The Care Quality Commission has found that one in ten hospitals do not have adequate staffing levels.  Jeremy Hunt must act to make sure that all hospitals are safely staffed.

And if GP Out-Of-Hours services are not operating well enough he should work with GPs to improve that provision, not blame them for his own policy failings.

The more fundamental cause of this crisis is the Government’s decision to cut social care funding to the bone.

All councils, whatever their political control, are having their budgets slashed and are increasingly not able to provide the care and support, particularly for older people, that would enable them stay in their homes.

Instead, many older people left without that support are failing to cope at home and ending up at A&E.  But that’s not the whole story.  Failures in social care support hit the NHS at both ends.

Even when an older person is ready to leave hospital, they often can’t return home because the necessary home-care is not available to support them.

So beds remain full, people can’t be admitted to the ward, pressure builds on A&E and ambulances are left queuing to transfer their patients.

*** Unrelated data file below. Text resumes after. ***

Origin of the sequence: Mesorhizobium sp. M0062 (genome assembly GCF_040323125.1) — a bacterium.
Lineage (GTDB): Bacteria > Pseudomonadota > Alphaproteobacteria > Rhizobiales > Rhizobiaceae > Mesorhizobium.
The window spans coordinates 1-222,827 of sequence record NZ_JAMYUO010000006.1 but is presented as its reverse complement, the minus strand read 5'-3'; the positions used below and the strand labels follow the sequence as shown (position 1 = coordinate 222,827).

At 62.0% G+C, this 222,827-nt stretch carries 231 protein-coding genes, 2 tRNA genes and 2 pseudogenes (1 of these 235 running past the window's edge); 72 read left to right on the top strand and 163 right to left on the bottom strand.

It is why we have repeatedly said that you can’t slash social care budgets without there being a direct impact on the NHS.

In this, the century of the ageing society, more and more individuals and families are coming into contact with the social care system.   And as they do, they are left shocked at the level of care charges, dismayed by the lack of home support and angry that their mums and dads, grannies and granddads are ending up in hospital for long periods.

We need a bold response to this crisis, not more political point-scoring.  That is why Labour has proposed radical plans to fully integrate health and social care.

The current crisis in A&E won’t be solved by the Health Secretary’s spin, nor by him ignoring the root cause of the problem.

But when faced with this crisis David Cameron and Jeremy Hunt have been found woefully wanting.

They need to stop the spin and urgently get a grip.

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  • Alexwilliamz